In response to the article on rear-view farming based on S Sivakumar’s presentation, Mayur Dilipsinh Gohil writes that profits from wheat, rice and pulses have not moved much between 2008 and 2016. The return on capital employed has turned negative, he says, in an email.
Gohil’s family owns 50 acres of land in Navi Aakhol village of Anand’s Khambhat taluka in Gujarat. After his Masters in International Business & Trade in 2006 from France’s KEDGE Business School, Marseilles, Gohil worked for a year with the World Bank in its West Asia and North Africa office. He is now into renewable energy practice and offers trade and project management consultancy.
Gohil says in 2008, the cost of cultivating paddy was about Rs 8,000 an acre and the produce fetched Rs 27,000 in the market. About Rs 19,000 was saved. In case of wheat and pulses cultivated in the following season (December to March), the cost was about Rs 2,500 an acre. From the sale proceeds of Rs 8,000 about Rs 5,500 was saved.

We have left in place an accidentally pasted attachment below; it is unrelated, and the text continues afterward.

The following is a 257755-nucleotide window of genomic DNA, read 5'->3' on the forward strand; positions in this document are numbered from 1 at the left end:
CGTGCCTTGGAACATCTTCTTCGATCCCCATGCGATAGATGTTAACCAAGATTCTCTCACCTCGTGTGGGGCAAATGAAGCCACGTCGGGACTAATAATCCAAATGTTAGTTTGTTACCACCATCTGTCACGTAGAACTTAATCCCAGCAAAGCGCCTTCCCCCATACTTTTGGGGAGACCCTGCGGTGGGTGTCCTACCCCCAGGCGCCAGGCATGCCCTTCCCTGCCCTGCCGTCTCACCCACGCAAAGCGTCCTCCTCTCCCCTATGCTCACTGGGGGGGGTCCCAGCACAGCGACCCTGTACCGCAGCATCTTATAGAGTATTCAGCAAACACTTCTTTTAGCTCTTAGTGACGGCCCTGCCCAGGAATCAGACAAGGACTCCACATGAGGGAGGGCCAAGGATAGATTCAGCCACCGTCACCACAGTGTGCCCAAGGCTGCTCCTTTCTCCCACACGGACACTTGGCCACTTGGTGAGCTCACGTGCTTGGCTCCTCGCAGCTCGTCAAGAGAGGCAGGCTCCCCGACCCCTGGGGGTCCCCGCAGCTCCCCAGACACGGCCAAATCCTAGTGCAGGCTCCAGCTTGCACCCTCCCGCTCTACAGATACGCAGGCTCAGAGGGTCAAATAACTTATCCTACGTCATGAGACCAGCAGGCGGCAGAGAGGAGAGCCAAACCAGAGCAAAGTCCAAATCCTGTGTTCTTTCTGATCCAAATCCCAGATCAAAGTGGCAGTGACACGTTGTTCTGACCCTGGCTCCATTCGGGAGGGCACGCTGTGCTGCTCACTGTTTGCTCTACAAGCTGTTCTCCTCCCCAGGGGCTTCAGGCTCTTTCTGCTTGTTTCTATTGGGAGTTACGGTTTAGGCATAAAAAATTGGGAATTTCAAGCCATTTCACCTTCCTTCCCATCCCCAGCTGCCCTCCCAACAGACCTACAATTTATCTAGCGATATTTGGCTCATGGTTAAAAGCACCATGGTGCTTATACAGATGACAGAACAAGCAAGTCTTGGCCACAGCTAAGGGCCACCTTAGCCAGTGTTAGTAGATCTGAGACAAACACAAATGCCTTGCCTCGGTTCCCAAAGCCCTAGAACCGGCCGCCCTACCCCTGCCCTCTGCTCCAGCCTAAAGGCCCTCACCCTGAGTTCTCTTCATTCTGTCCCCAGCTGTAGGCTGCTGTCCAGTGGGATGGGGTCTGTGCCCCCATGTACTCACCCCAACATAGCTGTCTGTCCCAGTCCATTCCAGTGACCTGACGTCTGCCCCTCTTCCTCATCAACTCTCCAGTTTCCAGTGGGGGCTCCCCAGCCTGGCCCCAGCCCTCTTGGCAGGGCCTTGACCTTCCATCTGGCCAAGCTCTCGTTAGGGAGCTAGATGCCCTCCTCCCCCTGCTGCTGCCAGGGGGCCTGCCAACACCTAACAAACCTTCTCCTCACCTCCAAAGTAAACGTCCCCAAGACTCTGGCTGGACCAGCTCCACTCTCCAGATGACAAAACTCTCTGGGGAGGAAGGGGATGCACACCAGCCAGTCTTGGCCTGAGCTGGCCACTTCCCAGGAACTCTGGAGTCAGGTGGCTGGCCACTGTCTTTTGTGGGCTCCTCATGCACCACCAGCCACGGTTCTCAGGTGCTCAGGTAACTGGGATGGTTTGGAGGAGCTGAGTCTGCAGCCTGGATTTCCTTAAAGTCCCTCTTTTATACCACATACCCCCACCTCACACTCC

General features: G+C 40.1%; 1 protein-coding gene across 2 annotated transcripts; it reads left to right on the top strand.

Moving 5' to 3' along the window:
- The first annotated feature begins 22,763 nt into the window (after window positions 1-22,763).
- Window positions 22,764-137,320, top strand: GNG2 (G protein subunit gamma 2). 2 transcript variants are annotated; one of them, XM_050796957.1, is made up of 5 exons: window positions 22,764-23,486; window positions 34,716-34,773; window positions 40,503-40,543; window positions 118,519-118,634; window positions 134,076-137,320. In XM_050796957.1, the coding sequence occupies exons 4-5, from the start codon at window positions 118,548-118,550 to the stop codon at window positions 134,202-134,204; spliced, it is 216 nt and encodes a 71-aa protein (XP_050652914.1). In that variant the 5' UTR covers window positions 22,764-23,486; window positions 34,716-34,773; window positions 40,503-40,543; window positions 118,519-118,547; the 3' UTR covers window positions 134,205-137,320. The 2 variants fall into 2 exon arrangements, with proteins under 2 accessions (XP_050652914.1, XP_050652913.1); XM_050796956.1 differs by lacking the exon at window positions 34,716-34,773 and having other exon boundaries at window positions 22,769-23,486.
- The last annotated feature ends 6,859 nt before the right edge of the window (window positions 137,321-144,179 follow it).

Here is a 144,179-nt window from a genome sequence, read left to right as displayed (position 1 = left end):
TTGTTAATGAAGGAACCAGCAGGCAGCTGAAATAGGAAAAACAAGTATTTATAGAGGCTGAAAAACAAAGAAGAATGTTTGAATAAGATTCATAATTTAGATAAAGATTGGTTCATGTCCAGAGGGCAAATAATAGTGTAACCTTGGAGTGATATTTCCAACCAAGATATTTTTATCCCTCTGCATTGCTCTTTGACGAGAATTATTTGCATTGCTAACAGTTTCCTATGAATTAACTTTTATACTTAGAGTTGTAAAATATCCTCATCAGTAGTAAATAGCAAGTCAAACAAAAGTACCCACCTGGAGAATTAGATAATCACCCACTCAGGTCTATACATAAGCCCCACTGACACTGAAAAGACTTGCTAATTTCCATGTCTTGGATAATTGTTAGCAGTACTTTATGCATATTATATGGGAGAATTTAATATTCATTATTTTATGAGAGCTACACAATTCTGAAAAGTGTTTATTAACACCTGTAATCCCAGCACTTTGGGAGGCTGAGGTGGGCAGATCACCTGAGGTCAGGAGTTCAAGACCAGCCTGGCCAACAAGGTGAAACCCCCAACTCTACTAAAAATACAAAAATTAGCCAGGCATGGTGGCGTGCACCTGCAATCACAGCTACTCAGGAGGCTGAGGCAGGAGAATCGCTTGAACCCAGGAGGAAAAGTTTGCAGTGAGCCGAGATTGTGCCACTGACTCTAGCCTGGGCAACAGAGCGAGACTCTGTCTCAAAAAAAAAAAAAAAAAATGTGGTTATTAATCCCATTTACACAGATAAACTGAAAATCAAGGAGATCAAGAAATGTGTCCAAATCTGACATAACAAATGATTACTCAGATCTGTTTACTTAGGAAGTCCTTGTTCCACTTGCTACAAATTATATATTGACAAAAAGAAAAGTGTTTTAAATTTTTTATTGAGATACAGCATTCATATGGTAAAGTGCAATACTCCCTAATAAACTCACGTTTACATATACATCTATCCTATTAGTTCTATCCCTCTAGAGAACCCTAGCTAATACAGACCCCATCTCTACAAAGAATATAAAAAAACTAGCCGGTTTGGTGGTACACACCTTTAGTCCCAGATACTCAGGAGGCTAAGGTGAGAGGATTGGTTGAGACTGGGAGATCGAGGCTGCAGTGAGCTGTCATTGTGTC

Costs have gone up, he says. In the last season, it cost about Rs 11,000 to produce an acre of paddy, the sales realization was Rs 31,000 and the savings were Rs 20,000 or just Rs 1,000 more over seven years. In case of wheat and pulses, the earnings had risen to Rs 10,000 an acre and after deducting cost of Rs 4,000 an acre, about 6,000 was saved. So the total annual income per acre was Rs 26,000 or just Rs 1,500 more over seven years.
‘I fail to understand… how government of India will help farmers like us to double our income which has not happened since last two to four decades,’ he says.
Gohil’s figures are way off that of the Commission on Agricultural Costs and Prices, which has estimated the return over cost (cash expenses plus imputed value of family labour) at 40 percent and that of wheat at 94 percent above the cost of cultivation. See Harish Damodaran’s report in the Indian Express.
(Top photo is that of Mayur Gohil’s paddy field. Photo by Gohil).